Chairman of the Guilford County Board of Commissioners Jeff Phillips has asked the president of the United States to help out Guilford County.
Phillips didn’t ask President Barack Obama for increased federal funding but instead requested that he help stop the federal government from impeding his local government’s success with federal red tape and legislation that reduces freedom and costs county’s citizens money.
Phillips made his requests in a letter that he slipped to Obama when Phillips was one of four area dignitaries who greeted the president as he stepped off Air Force One at Piedmont Triad International Airport on Tuesday, Oct. 11. Phillips, a staunch Republican, decided to use that opportunity to get his message to the Democratic president.
At the time, that envelope was a mystery, and when one reporter asked Phillips what was inside, he declined to say. When the Rhino Times asked him later, Phillips at first stated, “I could tell you but then I would have to kill you.” However, he then relented and shared the contents of the envelope.
It contained a letter, written on Guilford County letterhead, in which Phillips explained to the president some of the progress Guilford County has made in reducing the property tax rate, and he also wrote of how the federal bureaucracy, the immigration problem and the Affordable Care Act (ACA) were weighing Guilford County down and making it difficult for the Board of Commissioners and the county’s citizens, schools and businesses to succeed.
In the letter, Phillips stated that Guilford County had been making progress but added that there were some issues involving the federal government that the county needed help with.
The letter states, “Here in Guilford County we have continued to work for Liberty for our citizens. Our County Commissioners, believing that the debtor is slave to the lender, have worked diligently to reduce the burdensome debt of our local government over the past 4 years. Eliminating hundreds of millions of debt has allowed our County the resources for other critical services for our citizens.”
It also spoke of the new privately funded Say Yes to Education initiative in Guilford County, the opening of new charter schools and ways in which the Board of Commissioners and other bodies have worked to increase school choice across Guilford County.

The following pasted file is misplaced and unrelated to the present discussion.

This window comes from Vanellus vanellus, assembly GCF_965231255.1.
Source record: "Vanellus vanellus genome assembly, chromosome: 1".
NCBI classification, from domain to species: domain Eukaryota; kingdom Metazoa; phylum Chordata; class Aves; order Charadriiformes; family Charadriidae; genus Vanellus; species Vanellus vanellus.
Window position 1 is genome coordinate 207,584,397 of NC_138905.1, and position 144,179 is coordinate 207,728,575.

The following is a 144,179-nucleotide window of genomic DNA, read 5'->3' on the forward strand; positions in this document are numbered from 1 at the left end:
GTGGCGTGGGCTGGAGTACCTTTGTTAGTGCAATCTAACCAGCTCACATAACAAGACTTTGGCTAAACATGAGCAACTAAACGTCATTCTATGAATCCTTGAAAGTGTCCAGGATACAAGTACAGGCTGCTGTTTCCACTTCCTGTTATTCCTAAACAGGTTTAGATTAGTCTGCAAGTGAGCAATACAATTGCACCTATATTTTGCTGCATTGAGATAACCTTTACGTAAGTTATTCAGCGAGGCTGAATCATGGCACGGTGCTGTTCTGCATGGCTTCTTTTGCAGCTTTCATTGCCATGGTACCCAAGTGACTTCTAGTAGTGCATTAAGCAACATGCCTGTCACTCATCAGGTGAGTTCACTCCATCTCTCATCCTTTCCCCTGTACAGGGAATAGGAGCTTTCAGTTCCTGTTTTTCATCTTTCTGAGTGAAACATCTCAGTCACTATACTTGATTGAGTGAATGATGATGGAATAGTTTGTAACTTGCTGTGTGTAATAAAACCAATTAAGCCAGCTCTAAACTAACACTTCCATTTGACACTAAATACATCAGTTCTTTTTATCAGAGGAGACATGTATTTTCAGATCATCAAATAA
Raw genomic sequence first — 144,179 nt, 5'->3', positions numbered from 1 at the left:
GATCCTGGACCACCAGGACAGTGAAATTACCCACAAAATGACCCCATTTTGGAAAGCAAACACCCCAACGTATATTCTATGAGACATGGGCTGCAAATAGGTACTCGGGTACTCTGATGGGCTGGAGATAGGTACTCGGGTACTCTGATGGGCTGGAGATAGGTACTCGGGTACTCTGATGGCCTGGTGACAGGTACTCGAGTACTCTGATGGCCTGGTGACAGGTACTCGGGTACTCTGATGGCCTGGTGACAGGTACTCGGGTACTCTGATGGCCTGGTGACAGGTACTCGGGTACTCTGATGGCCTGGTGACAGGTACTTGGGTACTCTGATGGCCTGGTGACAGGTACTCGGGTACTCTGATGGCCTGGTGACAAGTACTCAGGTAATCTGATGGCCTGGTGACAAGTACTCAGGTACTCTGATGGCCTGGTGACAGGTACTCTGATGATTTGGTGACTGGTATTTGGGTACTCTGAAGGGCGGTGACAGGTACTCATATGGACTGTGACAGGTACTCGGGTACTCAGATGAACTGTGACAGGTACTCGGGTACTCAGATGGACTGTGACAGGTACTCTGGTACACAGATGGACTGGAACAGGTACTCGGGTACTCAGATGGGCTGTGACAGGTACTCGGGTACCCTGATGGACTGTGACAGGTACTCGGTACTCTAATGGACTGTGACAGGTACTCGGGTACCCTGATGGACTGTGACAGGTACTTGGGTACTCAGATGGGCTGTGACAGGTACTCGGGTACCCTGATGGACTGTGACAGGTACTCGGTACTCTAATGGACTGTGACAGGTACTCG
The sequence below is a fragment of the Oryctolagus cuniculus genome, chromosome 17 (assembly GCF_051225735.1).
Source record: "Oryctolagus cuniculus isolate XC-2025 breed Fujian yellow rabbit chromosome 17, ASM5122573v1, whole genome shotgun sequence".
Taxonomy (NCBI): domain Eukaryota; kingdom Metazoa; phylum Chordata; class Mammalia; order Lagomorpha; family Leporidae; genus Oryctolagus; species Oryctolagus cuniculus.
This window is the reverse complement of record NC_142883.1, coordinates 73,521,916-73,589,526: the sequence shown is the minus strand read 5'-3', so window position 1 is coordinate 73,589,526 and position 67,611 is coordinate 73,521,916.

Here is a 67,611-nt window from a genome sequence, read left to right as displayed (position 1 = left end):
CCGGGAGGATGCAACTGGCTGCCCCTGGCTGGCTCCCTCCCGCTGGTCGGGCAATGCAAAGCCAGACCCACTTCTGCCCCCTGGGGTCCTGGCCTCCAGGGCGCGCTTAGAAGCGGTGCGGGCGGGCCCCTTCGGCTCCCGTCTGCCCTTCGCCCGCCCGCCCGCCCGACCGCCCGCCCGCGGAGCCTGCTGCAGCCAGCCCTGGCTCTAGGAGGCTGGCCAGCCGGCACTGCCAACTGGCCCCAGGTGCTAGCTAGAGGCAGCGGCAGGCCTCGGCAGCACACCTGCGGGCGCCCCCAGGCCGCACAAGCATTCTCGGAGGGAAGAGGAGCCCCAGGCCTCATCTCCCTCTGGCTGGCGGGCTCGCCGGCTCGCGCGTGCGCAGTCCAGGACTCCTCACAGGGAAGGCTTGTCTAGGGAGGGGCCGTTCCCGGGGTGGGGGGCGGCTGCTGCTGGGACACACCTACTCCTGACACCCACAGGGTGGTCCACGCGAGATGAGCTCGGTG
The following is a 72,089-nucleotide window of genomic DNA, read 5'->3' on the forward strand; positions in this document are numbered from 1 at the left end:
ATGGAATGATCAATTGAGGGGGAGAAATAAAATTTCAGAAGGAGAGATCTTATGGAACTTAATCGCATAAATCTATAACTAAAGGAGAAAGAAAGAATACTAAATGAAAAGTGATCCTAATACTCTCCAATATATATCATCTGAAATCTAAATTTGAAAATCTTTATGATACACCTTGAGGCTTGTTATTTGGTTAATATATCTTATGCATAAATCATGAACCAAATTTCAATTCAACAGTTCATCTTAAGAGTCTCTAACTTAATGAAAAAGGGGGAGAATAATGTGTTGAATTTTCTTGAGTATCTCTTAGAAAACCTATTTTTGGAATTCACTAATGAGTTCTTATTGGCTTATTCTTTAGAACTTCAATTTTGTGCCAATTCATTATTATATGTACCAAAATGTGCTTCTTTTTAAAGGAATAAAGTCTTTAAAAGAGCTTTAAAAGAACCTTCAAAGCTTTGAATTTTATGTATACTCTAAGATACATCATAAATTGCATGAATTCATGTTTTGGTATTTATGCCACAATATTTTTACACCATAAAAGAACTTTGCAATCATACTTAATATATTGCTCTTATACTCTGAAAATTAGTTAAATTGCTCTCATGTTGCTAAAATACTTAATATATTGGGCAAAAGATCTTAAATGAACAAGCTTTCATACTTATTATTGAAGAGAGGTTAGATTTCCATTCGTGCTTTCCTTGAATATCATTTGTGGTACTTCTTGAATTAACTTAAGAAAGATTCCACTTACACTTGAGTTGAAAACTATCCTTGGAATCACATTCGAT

Phillips wrote, “By efficiently managing our County budget, we have reduced the tax burden of our citizens, lowering the property tax rate three of the past four years, while maintaining and even enhancing county services to our citizens. Returning money to the tax payer gives them the freedom to spend their money as they see fit.”
The letter then asks Obama for help: “While these local efforts to enhance the liberty of our citizens are making a difference in our County, there is still more that Government can do to give control of their lives back to the people. I ask for your help and the assistance of the Federal government to advance the cause of Liberty and freedom for every American.”
Phillips explains that one way to do that is to reduce federal red tape.
“Bureaucratic regulations from unelected executive appointees continues to be onerous,” he wrote. “We need to protect our citizens from the overreach of government agencies. The regulations of the ACA and requirements administered at the local level have placed an unfunded burden on our County resources. Those funds could and, in my view, should be used to provide additional benefits to our citizens.”
Phillips’ letter also points out the ways in which Illegal immigration has created a burden on the county’s schools, the local labor market and area healthcare providers.
It states that Guilford County has the highest poverty rate, lowest household income and highest unemployment rate of the largest North Carolina counties and said this was partially due to “the influx of unskilled, illegal aliens to our county.”